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The legendary Juana

JUANA BACALLAOShe’s alive and not letting her guard down. She once said she would last until the end of time, while thinking, quite rightly, that she was beyond time. Although not beyond Cuba, since she is all Cuban. Juana Bacallao, Juana the Cubana, legendary, surreal, original, celebrated her 95th birthday, May 26.

She shares true and not-so-true stories, attributed and apocryphal, fables of various kinds that feed the myth. All Cubans, of yesterday and today, can feel like co-protagonists or witnesses to any anecdote in which Juana takes the leading role.

But I am not going to write about this Juana, but rather the one who belongs to our popular culture, to Cuban music. Ever since Obdulio Morales discovered the voice of a Black girl in her twenties, who sang while she scrubbed the floor of a house where she worked as a maid, the maestro knew she was a jewel that did not need much polishing, did not require sophistication, that with a few rudiments of the stage and the necessary adjustment to the orchestration, she could move from guaracha to pregón, from son to the nascent mambos, in a beat.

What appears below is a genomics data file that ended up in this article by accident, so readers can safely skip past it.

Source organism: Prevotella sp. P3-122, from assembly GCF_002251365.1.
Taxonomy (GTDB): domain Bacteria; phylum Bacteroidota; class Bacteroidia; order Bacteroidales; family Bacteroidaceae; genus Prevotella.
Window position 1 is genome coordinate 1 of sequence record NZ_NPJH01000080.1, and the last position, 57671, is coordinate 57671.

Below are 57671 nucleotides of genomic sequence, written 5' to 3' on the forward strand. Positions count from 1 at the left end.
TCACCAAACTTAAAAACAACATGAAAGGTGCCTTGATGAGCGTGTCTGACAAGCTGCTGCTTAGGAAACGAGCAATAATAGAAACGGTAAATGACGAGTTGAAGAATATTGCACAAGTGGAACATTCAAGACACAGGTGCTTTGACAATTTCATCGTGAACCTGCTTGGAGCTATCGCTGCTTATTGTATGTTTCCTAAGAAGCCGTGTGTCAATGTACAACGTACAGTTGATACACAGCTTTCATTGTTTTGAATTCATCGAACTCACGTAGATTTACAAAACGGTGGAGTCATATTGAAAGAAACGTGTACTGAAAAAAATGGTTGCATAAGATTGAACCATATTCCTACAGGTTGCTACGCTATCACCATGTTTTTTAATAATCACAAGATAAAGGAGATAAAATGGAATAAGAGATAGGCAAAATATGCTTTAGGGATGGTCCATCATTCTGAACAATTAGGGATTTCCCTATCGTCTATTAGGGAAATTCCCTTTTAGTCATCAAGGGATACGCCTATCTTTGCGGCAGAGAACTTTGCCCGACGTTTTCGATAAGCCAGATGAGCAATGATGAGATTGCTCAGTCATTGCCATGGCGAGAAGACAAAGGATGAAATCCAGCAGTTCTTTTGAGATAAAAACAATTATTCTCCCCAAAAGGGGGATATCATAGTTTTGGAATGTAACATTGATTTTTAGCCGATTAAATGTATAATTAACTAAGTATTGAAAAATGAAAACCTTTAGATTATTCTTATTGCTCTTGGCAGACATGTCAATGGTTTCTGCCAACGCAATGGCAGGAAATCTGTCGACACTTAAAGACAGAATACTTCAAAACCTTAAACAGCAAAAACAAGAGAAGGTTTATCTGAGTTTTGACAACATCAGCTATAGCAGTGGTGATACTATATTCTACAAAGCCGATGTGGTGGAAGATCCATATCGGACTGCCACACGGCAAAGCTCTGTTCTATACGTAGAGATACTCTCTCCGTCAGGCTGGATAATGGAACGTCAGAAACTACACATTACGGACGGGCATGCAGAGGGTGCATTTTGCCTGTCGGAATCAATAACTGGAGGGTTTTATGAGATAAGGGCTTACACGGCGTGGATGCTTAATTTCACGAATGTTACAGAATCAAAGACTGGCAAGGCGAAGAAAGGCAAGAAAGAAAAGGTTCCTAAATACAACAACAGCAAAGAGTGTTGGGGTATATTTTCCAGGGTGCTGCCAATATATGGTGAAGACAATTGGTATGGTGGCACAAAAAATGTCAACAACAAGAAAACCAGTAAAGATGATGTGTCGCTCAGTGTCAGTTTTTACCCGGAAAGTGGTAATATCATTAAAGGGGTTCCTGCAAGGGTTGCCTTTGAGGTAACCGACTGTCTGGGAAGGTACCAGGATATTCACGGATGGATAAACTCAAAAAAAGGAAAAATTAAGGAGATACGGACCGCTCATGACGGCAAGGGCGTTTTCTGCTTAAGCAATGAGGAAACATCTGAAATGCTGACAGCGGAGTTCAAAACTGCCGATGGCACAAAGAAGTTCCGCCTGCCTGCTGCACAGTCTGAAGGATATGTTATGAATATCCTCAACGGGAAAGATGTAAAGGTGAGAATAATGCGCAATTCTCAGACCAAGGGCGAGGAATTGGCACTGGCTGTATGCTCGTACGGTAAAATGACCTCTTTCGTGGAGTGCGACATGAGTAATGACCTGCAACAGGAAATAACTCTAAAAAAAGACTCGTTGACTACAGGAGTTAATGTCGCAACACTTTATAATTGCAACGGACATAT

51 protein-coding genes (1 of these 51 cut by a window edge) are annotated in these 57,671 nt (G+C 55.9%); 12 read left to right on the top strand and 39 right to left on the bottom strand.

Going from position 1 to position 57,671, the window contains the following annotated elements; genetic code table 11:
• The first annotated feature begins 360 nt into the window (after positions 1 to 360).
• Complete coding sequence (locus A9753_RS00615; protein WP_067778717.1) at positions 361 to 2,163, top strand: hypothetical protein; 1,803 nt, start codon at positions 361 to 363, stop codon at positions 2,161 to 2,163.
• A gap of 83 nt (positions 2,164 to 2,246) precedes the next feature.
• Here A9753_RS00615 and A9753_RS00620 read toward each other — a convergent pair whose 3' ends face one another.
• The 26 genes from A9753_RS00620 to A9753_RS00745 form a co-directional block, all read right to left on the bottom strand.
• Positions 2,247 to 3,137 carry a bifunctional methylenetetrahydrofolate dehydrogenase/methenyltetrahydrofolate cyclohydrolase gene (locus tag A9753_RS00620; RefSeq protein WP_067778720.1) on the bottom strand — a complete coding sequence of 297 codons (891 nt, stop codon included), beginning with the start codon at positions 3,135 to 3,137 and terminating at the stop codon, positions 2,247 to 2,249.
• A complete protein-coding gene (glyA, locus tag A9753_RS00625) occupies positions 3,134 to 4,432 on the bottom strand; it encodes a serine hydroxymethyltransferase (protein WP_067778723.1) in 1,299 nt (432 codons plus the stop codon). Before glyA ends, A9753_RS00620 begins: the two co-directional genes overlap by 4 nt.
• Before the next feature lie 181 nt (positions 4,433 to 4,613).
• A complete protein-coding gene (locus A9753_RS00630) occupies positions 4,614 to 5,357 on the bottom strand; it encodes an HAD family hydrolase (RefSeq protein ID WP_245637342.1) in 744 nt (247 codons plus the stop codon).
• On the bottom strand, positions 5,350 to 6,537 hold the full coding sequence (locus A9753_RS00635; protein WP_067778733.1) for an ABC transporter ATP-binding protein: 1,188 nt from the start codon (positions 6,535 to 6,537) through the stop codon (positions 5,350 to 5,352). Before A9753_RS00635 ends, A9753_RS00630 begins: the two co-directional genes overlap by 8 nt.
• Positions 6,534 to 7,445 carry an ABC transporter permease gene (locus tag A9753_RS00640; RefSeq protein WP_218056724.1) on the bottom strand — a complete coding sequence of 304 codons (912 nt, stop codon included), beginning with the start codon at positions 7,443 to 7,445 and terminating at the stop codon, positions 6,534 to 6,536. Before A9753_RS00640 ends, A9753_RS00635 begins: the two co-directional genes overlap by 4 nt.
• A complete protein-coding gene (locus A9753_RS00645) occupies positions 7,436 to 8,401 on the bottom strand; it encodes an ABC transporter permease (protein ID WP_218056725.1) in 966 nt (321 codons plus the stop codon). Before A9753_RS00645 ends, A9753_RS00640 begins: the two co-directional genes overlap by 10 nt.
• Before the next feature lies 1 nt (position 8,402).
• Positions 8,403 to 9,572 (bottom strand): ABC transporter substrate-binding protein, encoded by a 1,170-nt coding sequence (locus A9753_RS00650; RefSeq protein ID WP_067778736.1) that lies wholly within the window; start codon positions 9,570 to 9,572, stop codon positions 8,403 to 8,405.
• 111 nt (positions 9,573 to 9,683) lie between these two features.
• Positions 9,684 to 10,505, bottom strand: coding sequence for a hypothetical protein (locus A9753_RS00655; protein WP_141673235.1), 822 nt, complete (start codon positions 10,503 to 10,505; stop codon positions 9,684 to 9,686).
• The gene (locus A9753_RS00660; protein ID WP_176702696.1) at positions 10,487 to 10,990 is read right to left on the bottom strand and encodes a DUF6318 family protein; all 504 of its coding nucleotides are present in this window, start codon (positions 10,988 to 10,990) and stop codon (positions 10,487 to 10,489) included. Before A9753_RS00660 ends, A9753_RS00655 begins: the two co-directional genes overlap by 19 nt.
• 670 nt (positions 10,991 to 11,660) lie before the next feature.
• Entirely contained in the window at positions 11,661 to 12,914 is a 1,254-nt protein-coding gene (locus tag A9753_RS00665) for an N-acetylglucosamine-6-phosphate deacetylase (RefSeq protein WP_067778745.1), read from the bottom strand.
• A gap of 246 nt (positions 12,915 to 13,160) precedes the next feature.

What’s more, she made a 100% contribution: the strange event, the bewildered carelessness, knowing when to enter or leave the public eye, the teasing and parodies, featuring herself.

Obdulio took her to the Martí theater stage and composed a number to serve as her personal stamp, changing her life. Her real name was Neris Amelia Martínez Salazar, until she sang “Yo soy Juana Bacallao,” with such punch that, in 1953, Rosita Fornés chose it for the soundtrack of the film Tin Tan in Havana.

Juana became a creature of the night – but not on television. She went to radio, since on the household screens of the time she was out of place: Black, sassy and unpredictable. In 1950s nights and those of decades that followed, she always had a niche, in the bad and the good; the good of the 60′s, when she headed the cast of an absolutely delirious show, La Caperucita (Little Red Riding Hood), having fun, next to someone who must not be forgotten, Dandy Crawford.

The artist feels at home among her people. More than once she has said that the Revolution made her a person and I know that in the pantheon of her personal affections she holds special places for Fidel and Almeida.

Juana delights and surprises us, but we must take her seriously for being so unique, singular, inimitable. And, of course, on her 95th, birthday, incombustible.

(Source: Granma)

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